From the stands: Marathon success story loses its stripes
Published 31/10/2010 | 05:00
In the sports sponsorship business, ten years is a long time and after a decade-long association with the Dublin City Marathon, adidas have finally pulled out. It comes as the Irish division of the brand reported a fall in its profits here last year from €10.4 million to €1.5 million.
The adidas association with the Dublin City Marathon was highly successful. As well as the event itself, the company also supported three preliminary events which attracted tens of thousands of athletes of all abilities to take part in the five-mile race, the Frank Duffy ten-miler and half marathon preliminary races in the Phoenix Park.
For many, taking part in one of the well-organised adidas races was their first foray into organised competitive sport. The adidas technical T-shirts, given to all finishers, take pride of place in the running wardrobe of thousands of Irish runners. It was good while it lasted.
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MEN and women involved in coaching kids in their local GAA clubs must have been tearing their hair out in frustration and disbelief last Saturday as they watched Ireland's dismal effort against Australia.
When teaching young people -- and sometimes not-so-young people -- the various skills of Gaelic football, the one nearly always at the top of the list is the 'pick-up'. Now we know that players in the hybrid game are not required to use their toe in the pick-up but whereas the Australians had no problem getting down for what Bernard Flynn brilliantly described in his radio commentary as "the dirty ball" -- ie, the one that requires a bit of courage -- it seemed the Irish lads just didn't fancy it.
The decision by many of the players to opt for fancy flicks and backheels must have seemed to kids watching like the handy way out -- and a way for them to in future avoid having to, as their coaches might teach them, "bend their backs". Coaches have their work cut out with this particular skill, especially as it often requires courage to execute under pressure, so it was disheartening to see so many Irish players take the soft option.
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Darragh ó Sé's recently published autobiography reveals a barely disguised dislike for the media.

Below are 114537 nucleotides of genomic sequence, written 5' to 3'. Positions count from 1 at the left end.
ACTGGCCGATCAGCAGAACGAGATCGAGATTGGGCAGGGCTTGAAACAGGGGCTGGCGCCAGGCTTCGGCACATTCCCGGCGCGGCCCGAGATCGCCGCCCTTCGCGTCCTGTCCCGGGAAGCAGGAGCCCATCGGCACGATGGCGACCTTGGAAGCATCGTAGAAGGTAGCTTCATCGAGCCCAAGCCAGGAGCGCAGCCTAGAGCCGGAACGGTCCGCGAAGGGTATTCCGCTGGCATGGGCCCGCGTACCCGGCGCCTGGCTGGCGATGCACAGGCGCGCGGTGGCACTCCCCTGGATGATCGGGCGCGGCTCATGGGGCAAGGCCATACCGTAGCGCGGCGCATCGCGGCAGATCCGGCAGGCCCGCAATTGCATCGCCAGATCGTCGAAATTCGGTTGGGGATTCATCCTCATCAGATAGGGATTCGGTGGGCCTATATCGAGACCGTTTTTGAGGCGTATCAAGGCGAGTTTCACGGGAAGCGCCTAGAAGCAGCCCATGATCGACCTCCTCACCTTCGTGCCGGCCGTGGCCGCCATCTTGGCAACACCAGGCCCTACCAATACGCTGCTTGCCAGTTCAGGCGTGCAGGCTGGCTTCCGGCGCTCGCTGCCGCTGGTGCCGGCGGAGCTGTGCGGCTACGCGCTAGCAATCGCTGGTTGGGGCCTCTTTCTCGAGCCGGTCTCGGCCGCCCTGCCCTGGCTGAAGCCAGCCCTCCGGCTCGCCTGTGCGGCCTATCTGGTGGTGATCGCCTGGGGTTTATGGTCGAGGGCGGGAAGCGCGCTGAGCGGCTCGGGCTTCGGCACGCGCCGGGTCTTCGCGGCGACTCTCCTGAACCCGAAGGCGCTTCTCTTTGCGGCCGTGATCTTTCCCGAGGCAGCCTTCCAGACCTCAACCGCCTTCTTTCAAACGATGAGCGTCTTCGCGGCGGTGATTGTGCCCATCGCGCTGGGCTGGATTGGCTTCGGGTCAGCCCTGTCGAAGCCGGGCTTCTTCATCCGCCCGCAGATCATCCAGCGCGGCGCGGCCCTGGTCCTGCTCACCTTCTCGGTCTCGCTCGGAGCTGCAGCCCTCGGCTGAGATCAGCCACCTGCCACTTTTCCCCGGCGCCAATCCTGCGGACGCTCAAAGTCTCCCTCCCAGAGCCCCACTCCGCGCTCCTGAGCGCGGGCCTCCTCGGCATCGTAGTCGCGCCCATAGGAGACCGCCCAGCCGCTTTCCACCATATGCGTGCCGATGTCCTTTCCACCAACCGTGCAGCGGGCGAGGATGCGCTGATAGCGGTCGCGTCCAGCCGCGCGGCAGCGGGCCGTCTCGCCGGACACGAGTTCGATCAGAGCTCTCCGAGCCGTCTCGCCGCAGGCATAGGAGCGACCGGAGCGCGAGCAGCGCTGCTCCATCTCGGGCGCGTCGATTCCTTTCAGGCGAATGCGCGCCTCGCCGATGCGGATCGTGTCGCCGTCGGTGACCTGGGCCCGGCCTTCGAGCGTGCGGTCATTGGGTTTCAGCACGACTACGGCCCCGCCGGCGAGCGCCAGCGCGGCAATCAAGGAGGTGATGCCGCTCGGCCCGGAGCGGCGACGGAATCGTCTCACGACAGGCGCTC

Several times he mentions his reluctance to talk to the press and stated his displeasure at the way they treated certain instances involving the Kerry team over the years.
It appears, however, that Darragh has overcome this aversion. Apart from releasing his life story in print, he writes a weekly column for the Irish Times. He has also appeared as a pundit on Newstalk over the past few months and there he was co-commentating for TG4 on the international rules last weekend.
Darragh will also be the subject of an hour-long documentary to be broadcast on TG4 on Christmas Day. From The Stands would be delighted to propose Darragh for NUJ membership whenever he feels like it.
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THE past week saw widely contrasting fortunes for two Dublin hurling clubs.
Templeogue outfit Faughs were busy putting the finishing touches to their 125th anniversary celebrations which will be held at the Red Cow Inn on November 13; an event that's expected to attract 500 past and present members.
But there was little to be joyous about for South Circular Road club Kevin's who landed the Dublin IHC title last weekend only to see it snatched away in the boardroom.
A row centred on brothers Ben and Alex Quinn who scored late goals in Kevin's 4-8 to 2-9 win over Thomas Davis. The teenagers were later found to be ineligible on the basis that they were registered as Good Counsel players, who combine with Kevin's at underage level.
As both players had come up through the juvenile ranks and had not played adult championship hurling for either club, it was felt they were legitimate Kevin's players.
But the Dublin County Board didn't agree and 12-week suspensions were dished out to the players, while Kevin's were stripped of their title. It means that Thomas Davis will today represent Dublin in the Leinster club JHC against Offaly's Drumcullen. Not the way either club would have wanted it, we imagine.
Jerome Reilly, John Greene
and Damian Lawlor